Shortly after Satview, the FTB issued Legal Ruling 2018-01 (Oct. 19, 2018) to modify its prior Legal Ruling 2014-01. In doing so, the board disregarded the OTA's doing business analysis and conclusions in Satview. Legal Ruling 2018-01 characterizes Swart as a "narrow exception" applicable in limited circumstances, and does not include the language in the previous iteration of the ruling that "the distinction between a 'manager-managed' LLC and a 'membermanaged' LLC is not relevant" to the doing business analysis.44 Legal Ruling 2018-01 also notes in a hypothetical that a 15 percent membership interest, or 10 percent less than the fact pattern in Satview, "greatly exceeds" the 0.2 percent membership interest in Swart.45

Not less than a year after the FTB's Satview loss — and after Arizona filed its complaint — the FTB's position was rejected for a second time by the OTA and this time in a precedential decision. In Appeal of Jali LLC,46 the FTB deemed Jali as actively doing business in California because its membership interest in an in-state LLC ranged between 1.12 to 4.75 percent, which "was well beyond the 0.2% Swart limit."47 However, the OTA determined the FTB misconstrued Swart and found Swart was "squarely grounded on the relationship between the out-of-state member and the in-state LLC" and not simply based on ownership percentage.48 The OTA then evaluated Jali's facts and found no evidence it had "any ability or authority, directly or indirectly, to influence or participate in the management or operation" of the LLC that conducted business in California.49 Accordingly, the OTA found Jali was not doing business in California and therefore not subject to California tax.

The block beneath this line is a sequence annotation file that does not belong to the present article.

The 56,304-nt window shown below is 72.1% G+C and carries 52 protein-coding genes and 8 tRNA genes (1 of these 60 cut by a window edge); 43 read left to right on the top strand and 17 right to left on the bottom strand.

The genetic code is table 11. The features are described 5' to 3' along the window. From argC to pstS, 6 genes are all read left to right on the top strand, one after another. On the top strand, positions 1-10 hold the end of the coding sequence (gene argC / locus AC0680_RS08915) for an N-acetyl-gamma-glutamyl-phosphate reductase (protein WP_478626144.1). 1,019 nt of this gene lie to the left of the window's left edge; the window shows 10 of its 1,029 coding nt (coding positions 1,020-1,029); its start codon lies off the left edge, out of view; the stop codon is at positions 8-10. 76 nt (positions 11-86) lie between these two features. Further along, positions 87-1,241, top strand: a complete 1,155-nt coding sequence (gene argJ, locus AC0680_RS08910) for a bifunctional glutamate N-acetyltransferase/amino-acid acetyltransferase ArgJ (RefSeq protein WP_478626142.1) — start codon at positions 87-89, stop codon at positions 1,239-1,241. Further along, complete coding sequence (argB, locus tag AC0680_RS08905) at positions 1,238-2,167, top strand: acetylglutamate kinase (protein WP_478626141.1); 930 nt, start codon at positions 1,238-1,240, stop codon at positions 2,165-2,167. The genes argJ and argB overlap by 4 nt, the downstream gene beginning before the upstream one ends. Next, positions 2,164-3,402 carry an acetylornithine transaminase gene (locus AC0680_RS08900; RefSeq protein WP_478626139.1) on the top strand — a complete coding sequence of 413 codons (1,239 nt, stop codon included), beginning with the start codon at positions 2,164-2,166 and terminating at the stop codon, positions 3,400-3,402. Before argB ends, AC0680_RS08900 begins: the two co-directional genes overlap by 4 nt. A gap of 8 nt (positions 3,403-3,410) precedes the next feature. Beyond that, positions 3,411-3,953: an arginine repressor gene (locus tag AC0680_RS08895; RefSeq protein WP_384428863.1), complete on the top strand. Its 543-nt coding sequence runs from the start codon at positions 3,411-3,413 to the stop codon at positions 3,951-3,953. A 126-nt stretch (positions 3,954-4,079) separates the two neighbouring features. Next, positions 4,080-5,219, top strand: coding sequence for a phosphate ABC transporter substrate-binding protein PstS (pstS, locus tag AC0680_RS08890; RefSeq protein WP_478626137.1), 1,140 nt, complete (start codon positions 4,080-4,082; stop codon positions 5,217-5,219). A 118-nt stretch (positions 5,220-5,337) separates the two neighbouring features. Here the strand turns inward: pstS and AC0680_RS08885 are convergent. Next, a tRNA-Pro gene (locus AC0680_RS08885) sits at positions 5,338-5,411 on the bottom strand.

Unknown at this time is how the FTB will respond to Jali. It is conceivable the FTB may narrowly interpret Jali, similar to how Notice 201701 (Feb. 28, 2017) narrowly interpreted Swart. Or the FTB may outright ignore Jali, similar to how Legal Ruling 2018-01 (Oct. 19, 2018) ignored Satview, though this may prove difficult given Jali's pending precedential label.50 The FTB cannot appeal this decision to the Superior Court.51